River with 2 arrows illustration.
Stand at arrow 1 and cast towards arrow 2. Bait and insects drift into these eddies into the mouths of fish.

Catching Rainbow Trout in Eddies

Eddies are the random wide sections of the river where the water swirls back upstream. These are natural food funnels. Baitfish, insects, and crustaceans get caught in these eddies, and rainbow trout love them. They don’t have strong currents, so they’re easy for rainbows to sit in and feed. 

I’ll fish the eddies from below. I cast into the current and let my fly naturally drift into the eddie. Usually, I’ll high-stick my fly because I don’t want my fly line to get caught in the current and pull it away from a natural drift. As it swirls in the eddie, I almost always get a strike. 

If the natural drift doesn’t work, I’ll strip my flies through them. I do this with large nymphs and streamers. 

Danny standing facing the river with 2 arrows illustration.
Stand where the angler is and cast towards arrows 1 and 2 and let your fly drift toward you. Raise your rod tip and strip in the excess line as it drifts toward you.

Catching Rainbow Trout in Riffles

Riffles are shallow sections of water that look like little waves. Many anglers pass over these in pursuit of pools and other “fishy” areas. 

In riffles, I almost exclusively swing and dead drift. I’ll throw nymphs and let them bounce along the rocks. I’ll cast up and across the stream and raise my rod tip as my fly drifts towards me. I want as little excess fly line in the water as possible. 

If the dead drift doesn’t work, I’ll swing smaller streamers through them. I’ll cast up and across stream, let my fly drift downstream, and as it gets below me, it moves across the current. Trout love hitting flies when they swing. 

River with 2 arrows illustration.
Stand at arrow 1 and fish along the seam at arrow 2.

Catching Rainbow Trout in Seams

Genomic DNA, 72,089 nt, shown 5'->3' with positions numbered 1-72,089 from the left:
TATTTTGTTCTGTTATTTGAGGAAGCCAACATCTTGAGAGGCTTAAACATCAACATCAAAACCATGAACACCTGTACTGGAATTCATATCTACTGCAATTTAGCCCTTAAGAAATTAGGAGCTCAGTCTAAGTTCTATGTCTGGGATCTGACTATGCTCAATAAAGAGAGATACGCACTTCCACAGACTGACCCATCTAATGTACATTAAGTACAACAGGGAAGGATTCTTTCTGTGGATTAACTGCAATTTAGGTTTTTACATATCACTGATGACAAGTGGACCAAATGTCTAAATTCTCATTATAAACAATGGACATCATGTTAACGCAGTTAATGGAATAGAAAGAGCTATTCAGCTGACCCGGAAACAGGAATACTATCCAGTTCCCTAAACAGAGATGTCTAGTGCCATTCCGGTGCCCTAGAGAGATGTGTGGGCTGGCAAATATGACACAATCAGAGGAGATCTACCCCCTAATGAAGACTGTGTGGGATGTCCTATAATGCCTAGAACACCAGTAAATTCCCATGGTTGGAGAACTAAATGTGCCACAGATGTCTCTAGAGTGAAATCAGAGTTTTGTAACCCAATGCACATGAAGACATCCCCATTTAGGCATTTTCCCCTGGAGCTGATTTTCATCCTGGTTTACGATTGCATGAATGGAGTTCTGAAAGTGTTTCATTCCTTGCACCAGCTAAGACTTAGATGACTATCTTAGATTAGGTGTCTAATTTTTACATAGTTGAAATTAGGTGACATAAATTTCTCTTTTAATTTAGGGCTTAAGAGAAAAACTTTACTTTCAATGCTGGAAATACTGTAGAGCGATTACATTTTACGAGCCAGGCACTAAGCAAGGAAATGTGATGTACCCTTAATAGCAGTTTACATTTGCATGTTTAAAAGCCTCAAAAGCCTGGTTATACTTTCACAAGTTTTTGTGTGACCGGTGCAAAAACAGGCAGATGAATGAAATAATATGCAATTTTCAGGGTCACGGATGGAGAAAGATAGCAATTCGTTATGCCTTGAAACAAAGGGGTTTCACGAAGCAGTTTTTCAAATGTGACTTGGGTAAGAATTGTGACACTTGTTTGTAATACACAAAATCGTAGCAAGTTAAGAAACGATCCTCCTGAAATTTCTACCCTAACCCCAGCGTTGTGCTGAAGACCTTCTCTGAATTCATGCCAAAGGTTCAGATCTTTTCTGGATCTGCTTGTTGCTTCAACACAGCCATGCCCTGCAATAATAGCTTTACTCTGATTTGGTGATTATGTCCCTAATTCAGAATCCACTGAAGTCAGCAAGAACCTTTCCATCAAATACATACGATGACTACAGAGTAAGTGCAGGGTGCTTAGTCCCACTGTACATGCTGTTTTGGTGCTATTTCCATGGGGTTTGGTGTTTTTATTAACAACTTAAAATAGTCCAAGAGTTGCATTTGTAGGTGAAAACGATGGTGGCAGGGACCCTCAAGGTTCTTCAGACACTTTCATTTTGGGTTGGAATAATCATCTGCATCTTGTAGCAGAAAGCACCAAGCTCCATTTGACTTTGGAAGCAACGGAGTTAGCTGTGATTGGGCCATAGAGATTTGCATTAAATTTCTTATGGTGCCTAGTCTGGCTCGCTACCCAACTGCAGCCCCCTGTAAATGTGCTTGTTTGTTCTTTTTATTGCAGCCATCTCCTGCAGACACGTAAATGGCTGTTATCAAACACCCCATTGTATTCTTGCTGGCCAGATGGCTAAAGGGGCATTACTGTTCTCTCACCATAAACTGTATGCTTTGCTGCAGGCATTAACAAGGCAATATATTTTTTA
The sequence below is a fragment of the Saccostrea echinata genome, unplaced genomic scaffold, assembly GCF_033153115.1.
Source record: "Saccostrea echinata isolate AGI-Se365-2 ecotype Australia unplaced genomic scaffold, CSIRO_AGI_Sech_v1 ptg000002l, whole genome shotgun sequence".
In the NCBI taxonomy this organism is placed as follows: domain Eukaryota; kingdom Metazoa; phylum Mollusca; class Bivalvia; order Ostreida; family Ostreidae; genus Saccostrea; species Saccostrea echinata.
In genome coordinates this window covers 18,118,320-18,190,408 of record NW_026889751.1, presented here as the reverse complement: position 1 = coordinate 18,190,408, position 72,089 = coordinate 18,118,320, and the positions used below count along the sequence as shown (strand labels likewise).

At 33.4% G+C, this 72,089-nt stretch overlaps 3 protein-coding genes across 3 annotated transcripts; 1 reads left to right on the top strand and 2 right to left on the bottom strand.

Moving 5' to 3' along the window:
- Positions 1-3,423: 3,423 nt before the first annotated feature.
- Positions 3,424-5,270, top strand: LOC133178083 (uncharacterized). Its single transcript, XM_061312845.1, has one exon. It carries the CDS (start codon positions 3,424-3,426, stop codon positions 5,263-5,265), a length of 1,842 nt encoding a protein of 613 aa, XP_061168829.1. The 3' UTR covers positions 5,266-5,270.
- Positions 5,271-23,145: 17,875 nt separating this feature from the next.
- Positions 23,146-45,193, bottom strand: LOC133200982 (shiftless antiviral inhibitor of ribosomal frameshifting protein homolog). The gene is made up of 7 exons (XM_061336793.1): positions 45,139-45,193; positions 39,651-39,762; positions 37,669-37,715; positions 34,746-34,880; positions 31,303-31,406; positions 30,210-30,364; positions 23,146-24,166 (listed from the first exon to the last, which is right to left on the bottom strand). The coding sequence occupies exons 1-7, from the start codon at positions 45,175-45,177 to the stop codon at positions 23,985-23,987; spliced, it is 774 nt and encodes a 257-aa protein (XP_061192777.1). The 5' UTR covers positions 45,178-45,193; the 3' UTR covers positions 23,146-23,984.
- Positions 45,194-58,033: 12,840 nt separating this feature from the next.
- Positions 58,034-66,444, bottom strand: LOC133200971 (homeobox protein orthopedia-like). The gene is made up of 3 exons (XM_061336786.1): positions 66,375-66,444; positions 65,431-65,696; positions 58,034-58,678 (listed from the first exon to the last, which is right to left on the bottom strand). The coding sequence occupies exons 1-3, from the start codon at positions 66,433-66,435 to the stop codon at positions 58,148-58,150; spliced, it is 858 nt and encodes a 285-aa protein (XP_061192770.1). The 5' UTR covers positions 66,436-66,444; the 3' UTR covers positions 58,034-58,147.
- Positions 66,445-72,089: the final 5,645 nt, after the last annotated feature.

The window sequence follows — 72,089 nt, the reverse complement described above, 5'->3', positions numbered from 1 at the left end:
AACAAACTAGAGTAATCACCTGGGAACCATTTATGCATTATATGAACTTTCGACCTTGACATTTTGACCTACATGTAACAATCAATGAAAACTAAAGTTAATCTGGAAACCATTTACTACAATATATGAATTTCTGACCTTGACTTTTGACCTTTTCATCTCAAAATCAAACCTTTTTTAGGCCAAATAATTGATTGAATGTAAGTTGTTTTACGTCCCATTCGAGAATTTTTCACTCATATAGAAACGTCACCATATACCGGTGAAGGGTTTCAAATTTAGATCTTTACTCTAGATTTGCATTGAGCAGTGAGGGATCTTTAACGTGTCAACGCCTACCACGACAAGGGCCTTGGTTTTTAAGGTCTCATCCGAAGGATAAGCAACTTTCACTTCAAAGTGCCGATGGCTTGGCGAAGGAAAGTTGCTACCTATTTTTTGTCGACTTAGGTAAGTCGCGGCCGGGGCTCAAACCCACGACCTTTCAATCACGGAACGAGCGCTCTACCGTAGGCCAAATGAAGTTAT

Seams are the sections of river where two currents meet. Slack water usually sits on either side of the seam, and trout feed in these sections. You’ll find seams after large logs, after islands, or in small bends in the river. 

I’ll cast on the side of the seam that’s closest to me. I’ll cast upstream, let my fly drift through the slack water, and wait for a strike. I’ll raise my rod tip as it drifts closer to me. 

If the side closest to me doesn’t work, I’ll try to get an angle and work the other side. I don’t want to fight the main current, so I’ll cross the river or stand below on the opposite side and repeat the process. 

River with 2 arrows illustration.
Stand on the bank and cast at arrows 1 and 2 to find the rainbow trout sitting in the weeds and along fallen logs

Catching Rainbow Trout In Cover and Structure 

If you’ve fished a section of a lake or pond with no structure, you know how little action you find. If rainbow trout don’t have anywhere to hide, they won’t spend time there. Cover and structure look like anything from rock piles to weeds to fallen logs. Rainbow trout need a place to hide when they aren’t actively feeding. 

If you see a sizable structure or cover, you can almost guarantee rainbow trout are hiding nearby. 

Cast your fly past, next to, and within the structure. Hit it from all different angles to see what the rainbow trout want. I’ll throw a streamer because I want to move water and give myself a chance to land one of the more giant rainbows nearby. 

Have floating and sink-tip line at the ready. You may have to get deeper into the structure, and floating line can prevent you from getting to the ideal locations. 

Also, vary your retrieve. Slow retrieves, quick twitch retrieves, and everything in between allow you to find the exact method the trout want. Once you find the retrieve rate, you’ll catch fish. 

River, mountains with 2 arrows illustration.
Stand at arrow one and cast towards the drop-off at arrow 2.